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Laurence Aberhart

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Genre:

Photography

Country of Origin:

New Zealand

Laurence Aberhart describes himself as “an eclectic collector of cultural debris, as it washes up, and before it disappears.” Born in Nelson in 1949, Aberhart became interested in photography while training to be a primary school teacher in the early-1970s. He has been at the forefront of New Zealand photography since the late 1970s.

He first exhibited his work in the New Zealand photography survey show ‘The Active Eye’ (1975), with his first solo exhibition at Peter McLeavey Gallery in Wellington in 1978. Aberhart was the inaugural Artist-in-Residence at the Sarjeant Gallery’s Tylee Cottage in 1986.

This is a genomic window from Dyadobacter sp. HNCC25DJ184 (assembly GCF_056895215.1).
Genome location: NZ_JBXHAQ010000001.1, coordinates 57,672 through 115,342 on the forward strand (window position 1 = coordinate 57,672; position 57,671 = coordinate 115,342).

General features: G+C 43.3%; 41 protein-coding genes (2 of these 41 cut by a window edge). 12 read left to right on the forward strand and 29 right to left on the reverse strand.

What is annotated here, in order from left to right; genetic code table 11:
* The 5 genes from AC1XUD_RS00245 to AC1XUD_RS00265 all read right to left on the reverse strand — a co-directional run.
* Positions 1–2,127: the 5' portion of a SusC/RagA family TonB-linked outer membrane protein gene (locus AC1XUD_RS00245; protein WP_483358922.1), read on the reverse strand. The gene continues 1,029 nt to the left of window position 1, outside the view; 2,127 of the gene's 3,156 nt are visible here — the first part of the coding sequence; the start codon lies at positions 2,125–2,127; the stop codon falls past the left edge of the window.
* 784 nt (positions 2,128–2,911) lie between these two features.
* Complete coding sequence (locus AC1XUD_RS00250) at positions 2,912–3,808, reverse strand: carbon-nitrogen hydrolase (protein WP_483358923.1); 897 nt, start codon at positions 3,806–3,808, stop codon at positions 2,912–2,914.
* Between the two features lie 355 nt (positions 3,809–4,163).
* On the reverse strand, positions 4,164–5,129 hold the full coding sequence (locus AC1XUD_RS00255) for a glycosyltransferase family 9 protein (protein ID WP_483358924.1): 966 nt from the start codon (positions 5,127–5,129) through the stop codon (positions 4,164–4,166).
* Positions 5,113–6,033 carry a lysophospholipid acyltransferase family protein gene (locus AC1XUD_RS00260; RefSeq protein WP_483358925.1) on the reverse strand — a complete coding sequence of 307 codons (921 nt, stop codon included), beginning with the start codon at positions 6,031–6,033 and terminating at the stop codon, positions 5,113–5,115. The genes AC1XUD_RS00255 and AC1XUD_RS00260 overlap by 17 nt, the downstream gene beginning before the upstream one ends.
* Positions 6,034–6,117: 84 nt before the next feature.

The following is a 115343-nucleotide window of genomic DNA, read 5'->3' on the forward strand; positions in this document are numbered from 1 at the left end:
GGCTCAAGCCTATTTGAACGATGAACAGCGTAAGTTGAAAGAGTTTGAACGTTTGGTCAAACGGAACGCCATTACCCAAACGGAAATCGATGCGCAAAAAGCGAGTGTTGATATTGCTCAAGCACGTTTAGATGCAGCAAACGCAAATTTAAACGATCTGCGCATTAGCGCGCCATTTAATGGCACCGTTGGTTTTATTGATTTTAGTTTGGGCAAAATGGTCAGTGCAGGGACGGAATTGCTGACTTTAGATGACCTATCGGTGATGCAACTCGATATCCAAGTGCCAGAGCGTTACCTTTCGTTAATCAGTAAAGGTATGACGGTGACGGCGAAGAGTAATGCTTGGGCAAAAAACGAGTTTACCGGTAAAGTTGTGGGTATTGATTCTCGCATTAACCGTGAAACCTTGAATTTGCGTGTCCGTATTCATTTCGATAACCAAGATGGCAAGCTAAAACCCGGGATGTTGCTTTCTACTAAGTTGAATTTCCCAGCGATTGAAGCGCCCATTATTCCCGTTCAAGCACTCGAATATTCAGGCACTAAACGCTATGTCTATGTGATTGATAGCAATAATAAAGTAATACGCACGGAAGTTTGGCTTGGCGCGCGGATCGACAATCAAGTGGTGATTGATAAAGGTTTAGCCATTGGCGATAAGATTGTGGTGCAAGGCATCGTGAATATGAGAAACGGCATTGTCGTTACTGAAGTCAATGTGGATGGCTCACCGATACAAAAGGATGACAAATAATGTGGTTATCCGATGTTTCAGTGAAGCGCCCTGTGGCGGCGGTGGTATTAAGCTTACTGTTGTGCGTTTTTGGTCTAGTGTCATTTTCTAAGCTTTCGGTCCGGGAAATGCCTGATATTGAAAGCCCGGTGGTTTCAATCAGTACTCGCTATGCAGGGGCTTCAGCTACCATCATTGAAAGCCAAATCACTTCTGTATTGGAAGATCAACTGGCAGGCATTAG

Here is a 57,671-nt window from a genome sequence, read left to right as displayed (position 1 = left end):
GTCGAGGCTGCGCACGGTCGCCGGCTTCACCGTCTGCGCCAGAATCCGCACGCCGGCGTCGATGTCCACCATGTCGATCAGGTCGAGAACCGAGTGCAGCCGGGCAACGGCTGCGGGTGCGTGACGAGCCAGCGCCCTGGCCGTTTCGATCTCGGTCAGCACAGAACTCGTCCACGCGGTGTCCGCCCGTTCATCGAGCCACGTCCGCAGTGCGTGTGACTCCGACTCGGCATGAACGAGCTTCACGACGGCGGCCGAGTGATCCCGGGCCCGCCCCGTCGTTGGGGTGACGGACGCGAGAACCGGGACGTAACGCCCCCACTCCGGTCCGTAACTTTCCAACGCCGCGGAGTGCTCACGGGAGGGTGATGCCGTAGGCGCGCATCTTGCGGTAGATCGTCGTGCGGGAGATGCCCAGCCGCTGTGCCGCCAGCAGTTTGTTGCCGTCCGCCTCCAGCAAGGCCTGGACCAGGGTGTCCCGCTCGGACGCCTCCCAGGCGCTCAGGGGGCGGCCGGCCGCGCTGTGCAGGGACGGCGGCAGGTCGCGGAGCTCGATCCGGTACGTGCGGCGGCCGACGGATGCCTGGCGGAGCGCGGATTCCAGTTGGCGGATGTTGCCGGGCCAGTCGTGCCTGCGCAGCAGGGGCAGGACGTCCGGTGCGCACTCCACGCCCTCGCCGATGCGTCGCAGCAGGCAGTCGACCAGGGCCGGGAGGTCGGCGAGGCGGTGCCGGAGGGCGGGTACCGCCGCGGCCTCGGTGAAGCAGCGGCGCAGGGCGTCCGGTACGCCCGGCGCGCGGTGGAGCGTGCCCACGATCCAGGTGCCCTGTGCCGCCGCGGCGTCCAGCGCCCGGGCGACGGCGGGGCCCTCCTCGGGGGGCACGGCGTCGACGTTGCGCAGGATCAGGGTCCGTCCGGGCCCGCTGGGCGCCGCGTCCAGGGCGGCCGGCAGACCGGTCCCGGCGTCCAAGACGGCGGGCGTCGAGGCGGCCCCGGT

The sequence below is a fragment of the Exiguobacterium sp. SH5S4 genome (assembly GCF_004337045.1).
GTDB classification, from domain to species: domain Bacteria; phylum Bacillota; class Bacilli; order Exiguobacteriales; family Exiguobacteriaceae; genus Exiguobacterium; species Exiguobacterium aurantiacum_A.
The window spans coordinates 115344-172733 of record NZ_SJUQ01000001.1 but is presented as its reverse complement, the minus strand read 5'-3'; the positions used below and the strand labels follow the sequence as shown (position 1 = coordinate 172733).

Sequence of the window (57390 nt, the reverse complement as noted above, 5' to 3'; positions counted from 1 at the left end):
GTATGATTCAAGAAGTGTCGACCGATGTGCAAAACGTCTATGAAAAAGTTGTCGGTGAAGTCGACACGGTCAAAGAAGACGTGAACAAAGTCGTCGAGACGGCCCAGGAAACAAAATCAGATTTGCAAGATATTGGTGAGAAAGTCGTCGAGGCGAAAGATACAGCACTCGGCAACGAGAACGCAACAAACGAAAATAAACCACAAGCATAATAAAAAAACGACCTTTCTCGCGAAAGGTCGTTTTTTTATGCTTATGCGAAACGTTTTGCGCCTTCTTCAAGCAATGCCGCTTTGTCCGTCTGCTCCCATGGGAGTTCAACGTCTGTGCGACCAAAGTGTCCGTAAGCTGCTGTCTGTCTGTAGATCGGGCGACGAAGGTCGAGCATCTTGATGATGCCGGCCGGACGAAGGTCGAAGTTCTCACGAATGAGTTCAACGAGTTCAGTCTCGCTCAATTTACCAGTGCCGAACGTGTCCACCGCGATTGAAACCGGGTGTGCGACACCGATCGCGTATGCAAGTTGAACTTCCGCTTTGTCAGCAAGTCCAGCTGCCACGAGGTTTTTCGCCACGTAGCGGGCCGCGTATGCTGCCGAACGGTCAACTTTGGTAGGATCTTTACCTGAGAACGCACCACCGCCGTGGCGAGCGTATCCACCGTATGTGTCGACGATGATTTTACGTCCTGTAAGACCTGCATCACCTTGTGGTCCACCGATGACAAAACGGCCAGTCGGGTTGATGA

Over the past 30 years Aberhart has been documenting the architecture of colonialism in ruin and decay, sites on the verge of disappearing, many of historical and/or cultural interest. He continues to look at such subjects as Masonic Lodges, marae, war memorials, cemetery statuary, colonial churches, and sea horizons. While there is an air of melancholy in his images, they are not without a wry humour.

Aberhart has travelled widely both in New Zealand and overseas. A 1988 Fulbright Fellowship allowed him to travel around America, and in 1993 he went to France as the Moet and Chandon Fellow. In 2000 he produced the series ‘Ghostwriting: Photographs of Macau’ after spending some time in the ex-Portuguese colony.

In 1999 he was artist in residence, Dunedin Public Art Gallery. 2007 saw the major survey show ‘aberhart’ and the publication of the accompanying book. Most recently he was an Artist to Antarctica Fellow in 2010.

Aberhart has been based in Russell since 1986 and continues to travel and exhibit extensively.

- images courtesy www.suecrockford.com

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